Some years ago I discovered the benefit of doing nothing for a short while and I want to raise it as a topic for discussion. Some history to accompany this (probably) controversial observation might be in order.
Before I was smitten by Karate, I was a diver of the scuba variety. The training for this is quite rigorous and vigorous. Amongst other things I had to be able to do before I was allowed to dive anywhere other than a swimming pool was to swim under water for 25 metres holding my breath. I was not allowed to use a snorkel or breathing equipment. I couldn’t do it. I did everything I could think of to achieve this landmark. I was not in a defeated frame of mind when I tried, I knew I was going to do it. The only problem was that I couldn’t.
To cut the story short, I went for a short visit to Scotland to visit my parents and during the two weeks I was away, I didn’t go near a swimming pool.
When I returned, the club had moved to a different pool while the old one was being refurbished. There was no one to teach me that evening, so I just practiced for the 25 metre swim. I managed one length of the pool on the first try. I did it a few more times and then went to ask someone how long the pool was; the old one had been only about 15 metres. I was astounded to find that the pool was 25 meters and I had been doing the “impossible” without realising it!
At the time I put it down to the psychological factor of “not knowing I couldn’t do it”. That would have been an end to it if I hadn’t noticed that often if I have a break from training, I am often better at techniques when I return to training than before the break. I do not believe it can be adequately explained by just having a better mental attitude to training when I return. I have often been despondent about the amount of training I will have to do to make up for the break and have been pleasantly surprised when I find I have improved without having done anything to deserve the improvement.
This improvement by doing nothing is not confined to physical skills. I have found that topics that I studied, but did not understand at school (even after all that time !) I can often understand easily despite having not thought about them for many decades.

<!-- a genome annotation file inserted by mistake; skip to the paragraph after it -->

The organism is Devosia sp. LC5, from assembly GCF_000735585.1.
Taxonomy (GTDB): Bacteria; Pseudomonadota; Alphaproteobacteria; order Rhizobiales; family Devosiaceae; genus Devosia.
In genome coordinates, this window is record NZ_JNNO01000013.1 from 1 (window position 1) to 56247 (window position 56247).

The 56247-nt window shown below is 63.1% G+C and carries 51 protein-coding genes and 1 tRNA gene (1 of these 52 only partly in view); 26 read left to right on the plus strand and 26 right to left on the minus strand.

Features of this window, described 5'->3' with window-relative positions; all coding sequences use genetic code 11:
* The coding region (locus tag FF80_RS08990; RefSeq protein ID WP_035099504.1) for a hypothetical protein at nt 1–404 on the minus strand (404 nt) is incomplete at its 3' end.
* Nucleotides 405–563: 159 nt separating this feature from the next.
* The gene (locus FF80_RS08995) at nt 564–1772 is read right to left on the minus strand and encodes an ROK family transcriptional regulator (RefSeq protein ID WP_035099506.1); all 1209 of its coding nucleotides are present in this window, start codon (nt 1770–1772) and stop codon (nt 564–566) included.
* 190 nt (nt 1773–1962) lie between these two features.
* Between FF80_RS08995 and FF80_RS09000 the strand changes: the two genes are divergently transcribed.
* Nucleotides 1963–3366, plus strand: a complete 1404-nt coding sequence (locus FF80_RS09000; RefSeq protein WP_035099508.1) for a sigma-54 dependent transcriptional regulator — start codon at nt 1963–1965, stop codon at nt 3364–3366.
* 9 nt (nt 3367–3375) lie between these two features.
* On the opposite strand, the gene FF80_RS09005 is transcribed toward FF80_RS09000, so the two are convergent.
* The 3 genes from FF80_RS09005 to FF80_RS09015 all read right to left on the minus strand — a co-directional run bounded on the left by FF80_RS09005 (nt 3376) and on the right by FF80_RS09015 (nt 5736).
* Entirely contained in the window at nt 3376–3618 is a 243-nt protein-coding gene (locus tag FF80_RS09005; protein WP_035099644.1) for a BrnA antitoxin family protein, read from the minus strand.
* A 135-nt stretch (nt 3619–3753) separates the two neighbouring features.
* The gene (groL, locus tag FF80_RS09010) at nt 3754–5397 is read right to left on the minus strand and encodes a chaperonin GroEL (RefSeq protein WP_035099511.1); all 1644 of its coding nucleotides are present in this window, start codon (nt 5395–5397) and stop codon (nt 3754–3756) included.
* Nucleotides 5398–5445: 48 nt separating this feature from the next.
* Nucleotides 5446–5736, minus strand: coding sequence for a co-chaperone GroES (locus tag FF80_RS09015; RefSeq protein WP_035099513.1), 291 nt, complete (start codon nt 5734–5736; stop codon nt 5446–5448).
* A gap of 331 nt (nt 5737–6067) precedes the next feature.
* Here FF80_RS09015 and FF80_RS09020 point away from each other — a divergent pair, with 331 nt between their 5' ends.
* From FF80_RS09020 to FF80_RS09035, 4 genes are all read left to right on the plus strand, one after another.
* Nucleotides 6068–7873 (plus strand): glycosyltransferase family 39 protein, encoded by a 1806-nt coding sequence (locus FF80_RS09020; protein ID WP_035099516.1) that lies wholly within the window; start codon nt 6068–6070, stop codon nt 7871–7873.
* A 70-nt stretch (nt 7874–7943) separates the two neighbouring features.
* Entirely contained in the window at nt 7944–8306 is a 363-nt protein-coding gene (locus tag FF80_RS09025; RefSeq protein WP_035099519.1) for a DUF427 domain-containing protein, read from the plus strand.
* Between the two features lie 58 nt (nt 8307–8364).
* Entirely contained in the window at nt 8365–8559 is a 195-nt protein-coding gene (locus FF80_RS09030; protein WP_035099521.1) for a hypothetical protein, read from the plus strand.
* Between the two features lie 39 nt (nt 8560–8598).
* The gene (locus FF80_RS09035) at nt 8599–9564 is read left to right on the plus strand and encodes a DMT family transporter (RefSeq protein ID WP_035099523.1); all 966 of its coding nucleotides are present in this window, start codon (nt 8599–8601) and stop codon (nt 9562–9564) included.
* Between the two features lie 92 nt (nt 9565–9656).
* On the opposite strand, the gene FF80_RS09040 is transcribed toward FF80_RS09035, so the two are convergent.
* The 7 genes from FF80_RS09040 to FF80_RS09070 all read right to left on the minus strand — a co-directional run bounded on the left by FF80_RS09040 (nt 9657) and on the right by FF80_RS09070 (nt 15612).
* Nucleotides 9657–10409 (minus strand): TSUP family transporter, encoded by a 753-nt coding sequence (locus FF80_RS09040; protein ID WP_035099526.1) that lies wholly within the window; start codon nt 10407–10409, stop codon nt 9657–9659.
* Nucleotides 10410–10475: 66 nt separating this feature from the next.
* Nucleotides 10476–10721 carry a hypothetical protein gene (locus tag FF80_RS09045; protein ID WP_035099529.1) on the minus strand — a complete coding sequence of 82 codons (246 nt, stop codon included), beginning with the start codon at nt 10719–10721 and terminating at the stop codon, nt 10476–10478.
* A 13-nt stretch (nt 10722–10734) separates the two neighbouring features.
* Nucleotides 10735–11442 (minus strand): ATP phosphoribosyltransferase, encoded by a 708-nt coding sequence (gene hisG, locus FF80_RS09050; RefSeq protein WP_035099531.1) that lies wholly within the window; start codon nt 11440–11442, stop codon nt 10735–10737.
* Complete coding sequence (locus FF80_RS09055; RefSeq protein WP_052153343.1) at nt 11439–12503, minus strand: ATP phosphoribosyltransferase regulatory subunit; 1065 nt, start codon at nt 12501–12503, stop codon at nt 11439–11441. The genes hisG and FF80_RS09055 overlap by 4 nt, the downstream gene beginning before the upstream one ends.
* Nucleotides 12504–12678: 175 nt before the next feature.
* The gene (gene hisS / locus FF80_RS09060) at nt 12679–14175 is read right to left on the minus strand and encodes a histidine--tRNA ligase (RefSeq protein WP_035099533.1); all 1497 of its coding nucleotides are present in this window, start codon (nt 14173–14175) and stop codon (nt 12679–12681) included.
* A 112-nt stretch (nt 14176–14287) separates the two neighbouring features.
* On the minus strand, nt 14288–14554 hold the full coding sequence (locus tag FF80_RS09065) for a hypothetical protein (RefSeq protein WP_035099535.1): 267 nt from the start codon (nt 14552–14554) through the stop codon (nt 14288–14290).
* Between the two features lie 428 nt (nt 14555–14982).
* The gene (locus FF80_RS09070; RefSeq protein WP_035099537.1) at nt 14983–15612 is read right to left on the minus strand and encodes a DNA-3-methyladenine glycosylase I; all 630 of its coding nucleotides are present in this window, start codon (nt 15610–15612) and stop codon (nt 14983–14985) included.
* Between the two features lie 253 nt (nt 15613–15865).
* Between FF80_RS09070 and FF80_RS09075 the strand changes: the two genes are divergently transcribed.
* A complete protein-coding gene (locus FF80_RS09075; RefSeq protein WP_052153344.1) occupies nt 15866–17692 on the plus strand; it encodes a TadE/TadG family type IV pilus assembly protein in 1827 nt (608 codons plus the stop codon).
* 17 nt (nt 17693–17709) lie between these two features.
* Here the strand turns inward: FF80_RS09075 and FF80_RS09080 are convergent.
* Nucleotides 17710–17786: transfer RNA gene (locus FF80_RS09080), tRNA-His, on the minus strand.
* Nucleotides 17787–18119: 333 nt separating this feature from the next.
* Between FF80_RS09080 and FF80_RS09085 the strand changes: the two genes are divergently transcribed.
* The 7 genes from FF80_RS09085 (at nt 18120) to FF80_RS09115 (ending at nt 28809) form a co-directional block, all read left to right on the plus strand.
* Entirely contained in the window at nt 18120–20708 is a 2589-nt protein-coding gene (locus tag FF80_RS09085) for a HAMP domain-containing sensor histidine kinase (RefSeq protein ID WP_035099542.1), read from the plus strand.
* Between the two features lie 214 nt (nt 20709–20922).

So my questions to this forum are :
Have any of you experienced anything similar and do you have any plausible explanation ?
If you would like to have your comments published, click here to e-mail them to me and I will append them to this article.
Once again I am not challenging the perception that constant practice and study are essential to progress in Karate.
I would welcome your comments
I read your article and it is a little controversial, but I have found similar, sadly not really in my karate as you'll read in a moment, but with cycling. I used to ride EXTREMELY hard to work everyday while using a cycle computer to keep track of it. My times were pretty constant most of the time, but if I took a break of a week or more it changed on my return.
For the first few days after a break I could cycle harder, make it to work quicker and recover from it faster. I put this down to a physical rest allowing my body to recover from my normal constant "abuse". Sadly the improvement wasn't sustained. Once I return to my regular riding my times and tiredness returned to there normal constant despite by best efforts to prevent it.
In my opinion karate can be look at the same way but with one major difference. Yes I have found that after a short break from karate my physical endurance rises for a while. BUT at the same time I also notice that my "muscle memory" has suffered. By this I mean that whoever is instructing might be willing to give me 10/10 for effort but they start spotting errors in my application of techniques.
Being very self critical I normally notice my stray techniques before it's pointed out to me. But although I'm flying along with new found speed and power the return to good quality performed techniques is very hard. In fact by the time I've got back to performing a decent technique again the benefits of my endurance boosting short break are almost gone.
So in short my answer is YES and NO
YES I think having a SHORT break from training can help your body recover from the stresses of hard training, giving a feeling of sudden better performance.
NO I don't think it has the same effect on techniques because karate training promotes "muscle memory" by repeated movements so that your reactions and so movement of limbs etc become virtually subconscious. Sadly I believe that without the continuous training of these muscles they "forget" very quickly.